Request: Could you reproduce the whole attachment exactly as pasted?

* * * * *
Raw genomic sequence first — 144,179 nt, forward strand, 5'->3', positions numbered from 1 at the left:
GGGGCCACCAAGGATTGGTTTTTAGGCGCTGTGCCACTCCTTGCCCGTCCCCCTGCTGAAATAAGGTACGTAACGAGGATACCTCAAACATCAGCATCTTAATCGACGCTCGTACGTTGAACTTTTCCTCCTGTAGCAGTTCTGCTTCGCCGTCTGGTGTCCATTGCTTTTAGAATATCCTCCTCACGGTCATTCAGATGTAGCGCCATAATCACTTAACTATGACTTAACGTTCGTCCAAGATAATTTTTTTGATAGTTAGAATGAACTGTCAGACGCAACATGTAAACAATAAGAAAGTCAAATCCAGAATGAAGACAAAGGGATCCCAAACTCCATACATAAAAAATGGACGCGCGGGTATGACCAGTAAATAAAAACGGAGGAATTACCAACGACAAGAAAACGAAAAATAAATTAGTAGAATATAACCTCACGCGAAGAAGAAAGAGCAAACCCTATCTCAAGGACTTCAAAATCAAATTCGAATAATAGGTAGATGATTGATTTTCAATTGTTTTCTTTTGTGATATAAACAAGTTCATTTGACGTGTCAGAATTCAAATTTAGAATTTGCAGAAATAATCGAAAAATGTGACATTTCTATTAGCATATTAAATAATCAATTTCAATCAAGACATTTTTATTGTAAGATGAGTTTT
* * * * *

Raw genomic sequence first — 144,179 nt, forward strand, 5'->3', positions numbered from 1 at the left:
GGGGCCACCAAGGATTGGTTTTTAGGCGCTGTGCCACTCCTTGCCCGTCCCCCTGCTGAAATAAGGTACGTAACGAGGATACCTCAAACATCAGCATCTTAATCGACGCTCGTACGTTGAACTTTTCCTCCTGTAGCAGTTCTGCTTCGCCGTCTGGTGTCCATTGCTTTTAGAATATCCTCCTCACGGTCATTCAGATGTAGCGCCATAATCACTTAACTATGACTTAACGTTCGTCCAAGATAATTTTTTTGATAGTTAGAATGAACTGTCAGACGCAACATGTAAACAATAAGAAAGTCAAATCCAGAATGAAGACAAAGGGATCCCAAACTCCATACATAAAAAATGGACGCGCGGGTATGACCAGTAAATAAAAACGGAGGAATTACCAACGACAAGAAAACGAAAAATAAATTAGTAGAATATAACCTCACGCGAAGAAGAAAGAGCAAACCCTATCTCAAGGACTTCAAAATCAAATTCGAATAATAGGTAGATGATTGATTTTCAATTGTTTTCTTTTGTGATATAAACAAGTTCATTTGACGTGTCAGAATTCAAATTTAGAATTTGCAGAAATAATCGAAAAATGTGACATTTCTATTAGCATATTAAATAATCAATTTCAATCAAGACATTTTTATTGTAAGATGAGTTTT